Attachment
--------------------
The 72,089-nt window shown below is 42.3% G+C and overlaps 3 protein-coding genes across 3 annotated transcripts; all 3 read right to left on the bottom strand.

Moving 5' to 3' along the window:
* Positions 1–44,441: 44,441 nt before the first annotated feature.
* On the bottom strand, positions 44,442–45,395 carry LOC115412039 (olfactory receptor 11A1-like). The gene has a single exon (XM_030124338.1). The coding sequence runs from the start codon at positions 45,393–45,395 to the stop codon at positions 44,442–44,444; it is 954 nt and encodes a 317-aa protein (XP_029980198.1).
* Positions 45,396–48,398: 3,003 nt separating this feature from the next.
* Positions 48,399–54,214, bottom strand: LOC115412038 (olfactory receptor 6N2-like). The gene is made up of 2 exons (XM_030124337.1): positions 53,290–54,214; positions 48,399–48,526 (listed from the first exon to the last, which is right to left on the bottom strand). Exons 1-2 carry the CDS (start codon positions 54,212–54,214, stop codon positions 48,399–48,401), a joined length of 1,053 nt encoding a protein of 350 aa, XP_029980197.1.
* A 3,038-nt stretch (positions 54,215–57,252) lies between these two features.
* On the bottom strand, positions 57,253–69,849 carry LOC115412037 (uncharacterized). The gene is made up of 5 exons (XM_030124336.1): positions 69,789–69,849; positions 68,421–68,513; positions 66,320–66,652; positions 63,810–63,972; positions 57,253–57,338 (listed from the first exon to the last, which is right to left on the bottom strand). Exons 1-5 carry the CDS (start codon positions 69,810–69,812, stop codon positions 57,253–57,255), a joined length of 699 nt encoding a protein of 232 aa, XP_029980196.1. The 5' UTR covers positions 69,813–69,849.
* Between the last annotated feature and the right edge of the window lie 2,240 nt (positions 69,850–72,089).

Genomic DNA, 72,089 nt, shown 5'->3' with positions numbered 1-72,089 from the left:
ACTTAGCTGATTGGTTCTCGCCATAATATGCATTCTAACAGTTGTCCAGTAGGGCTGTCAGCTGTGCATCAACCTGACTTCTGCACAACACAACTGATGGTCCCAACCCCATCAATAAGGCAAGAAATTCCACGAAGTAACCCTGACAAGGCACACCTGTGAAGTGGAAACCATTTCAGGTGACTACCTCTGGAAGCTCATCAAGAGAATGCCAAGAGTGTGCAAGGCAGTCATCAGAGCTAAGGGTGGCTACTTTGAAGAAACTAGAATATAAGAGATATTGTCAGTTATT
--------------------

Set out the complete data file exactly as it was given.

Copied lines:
The 72,089-nt window shown below is 42.3% G+C and overlaps 3 protein-coding genes across 3 annotated transcripts; all 3 read right to left on the bottom strand.

Moving 5' to 3' along the window:
* Positions 1–44,441: 44,441 nt before the first annotated feature.
* On the bottom strand, positions 44,442–45,395 carry LOC115412039 (olfactory receptor 11A1-like). The gene has a single exon (XM_030124338.1). The coding sequence runs from the start codon at positions 45,393–45,395 to the stop codon at positions 44,442–44,444; it is 954 nt and encodes a 317-aa protein (XP_029980198.1).
* Positions 45,396–48,398: 3,003 nt separating this feature from the next.
* Positions 48,399–54,214, bottom strand: LOC115412038 (olfactory receptor 6N2-like). The gene is made up of 2 exons (XM_030124337.1): positions 53,290–54,214; positions 48,399–48,526 (listed from the first exon to the last, which is right to left on the bottom strand). Exons 1-2 carry the CDS (start codon positions 54,212–54,214, stop codon positions 48,399–48,401), a joined length of 1,053 nt encoding a protein of 350 aa, XP_029980197.1.
* A 3,038-nt stretch (positions 54,215–57,252) lies between these two features.
* On the bottom strand, positions 57,253–69,849 carry LOC115412037 (uncharacterized). The gene is made up of 5 exons (XM_030124336.1): positions 69,789–69,849; positions 68,421–68,513; positions 66,320–66,652; positions 63,810–63,972; positions 57,253–57,338 (listed from the first exon to the last, which is right to left on the bottom strand). Exons 1-5 carry the CDS (start codon positions 69,810–69,812, stop codon positions 57,253–57,255), a joined length of 699 nt encoding a protein of 232 aa, XP_029980196.1. The 5' UTR covers positions 69,813–69,849.
* Between the last annotated feature and the right edge of the window lie 2,240 nt (positions 69,850–72,089).

Genomic DNA, 72,089 nt, shown 5'->3' with positions numbered 1-72,089 from the left:
ACTTAGCTGATTGGTTCTCGCCATAATATGCATTCTAACAGTTGTCCAGTAGGGCTGTCAGCTGTGCATCAACCTGACTTCTGCACAACACAACTGATGGTCCCAACCCCATCAATAAGGCAAGAAATTCCACGAAGTAACCCTGACAAGGCACACCTGTGAAGTGGAAACCATTTCAGGTGACTACCTCTGGAAGCTCATCAAGAGAATGCCAAGAGTGTGCAAGGCAGTCATCAGAGCTAAGGGTGGCTACTTTGAAGAAACTAGAATATAAGAGATATTGTCAGTTATT